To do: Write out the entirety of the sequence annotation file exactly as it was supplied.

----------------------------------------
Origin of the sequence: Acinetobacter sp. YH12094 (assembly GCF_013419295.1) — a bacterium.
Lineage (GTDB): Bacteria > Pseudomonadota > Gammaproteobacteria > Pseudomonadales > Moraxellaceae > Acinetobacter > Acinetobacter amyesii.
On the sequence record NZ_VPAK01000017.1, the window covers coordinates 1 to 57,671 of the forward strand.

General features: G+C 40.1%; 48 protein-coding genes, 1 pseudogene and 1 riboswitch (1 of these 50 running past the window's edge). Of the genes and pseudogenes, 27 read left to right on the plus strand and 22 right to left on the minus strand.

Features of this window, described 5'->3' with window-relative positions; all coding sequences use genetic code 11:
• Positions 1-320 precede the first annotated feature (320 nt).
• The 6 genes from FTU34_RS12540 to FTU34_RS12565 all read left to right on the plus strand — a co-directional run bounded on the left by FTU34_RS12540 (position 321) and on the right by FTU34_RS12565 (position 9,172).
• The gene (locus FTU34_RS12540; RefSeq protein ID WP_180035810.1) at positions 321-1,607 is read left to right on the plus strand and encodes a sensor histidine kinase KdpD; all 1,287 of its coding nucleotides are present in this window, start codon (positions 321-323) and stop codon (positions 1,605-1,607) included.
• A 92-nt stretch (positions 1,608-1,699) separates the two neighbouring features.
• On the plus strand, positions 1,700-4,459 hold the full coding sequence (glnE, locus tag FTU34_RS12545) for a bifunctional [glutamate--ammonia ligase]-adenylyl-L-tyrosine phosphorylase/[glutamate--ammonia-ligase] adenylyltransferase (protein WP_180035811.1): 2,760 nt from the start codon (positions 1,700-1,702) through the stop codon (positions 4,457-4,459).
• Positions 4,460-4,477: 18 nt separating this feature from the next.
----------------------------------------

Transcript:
Origin of the sequence: Acinetobacter sp. YH12094 (assembly GCF_013419295.1) — a bacterium.
Lineage (GTDB): Bacteria > Pseudomonadota > Gammaproteobacteria > Pseudomonadales > Moraxellaceae > Acinetobacter > Acinetobacter amyesii.
On the sequence record NZ_VPAK01000017.1, the window covers coordinates 1 to 57,671 of the forward strand.

General features: G+C 40.1%; 48 protein-coding genes, 1 pseudogene and 1 riboswitch (1 of these 50 running past the window's edge). Of the genes and pseudogenes, 27 read left to right on the plus strand and 22 right to left on the minus strand.

Features of this window, described 5'->3' with window-relative positions; all coding sequences use genetic code 11:
• Positions 1-320 precede the first annotated feature (320 nt).
• The 6 genes from FTU34_RS12540 to FTU34_RS12565 all read left to right on the plus strand — a co-directional run bounded on the left by FTU34_RS12540 (position 321) and on the right by FTU34_RS12565 (position 9,172).
• The gene (locus FTU34_RS12540; RefSeq protein ID WP_180035810.1) at positions 321-1,607 is read left to right on the plus strand and encodes a sensor histidine kinase KdpD; all 1,287 of its coding nucleotides are present in this window, start codon (positions 321-323) and stop codon (positions 1,605-1,607) included.
• A 92-nt stretch (positions 1,608-1,699) separates the two neighbouring features.
• On the plus strand, positions 1,700-4,459 hold the full coding sequence (glnE, locus tag FTU34_RS12545) for a bifunctional [glutamate--ammonia ligase]-adenylyl-L-tyrosine phosphorylase/[glutamate--ammonia-ligase] adenylyltransferase (protein WP_180035811.1): 2,760 nt from the start codon (positions 1,700-1,702) through the stop codon (positions 4,457-4,459).
• Positions 4,460-4,477: 18 nt separating this feature from the next.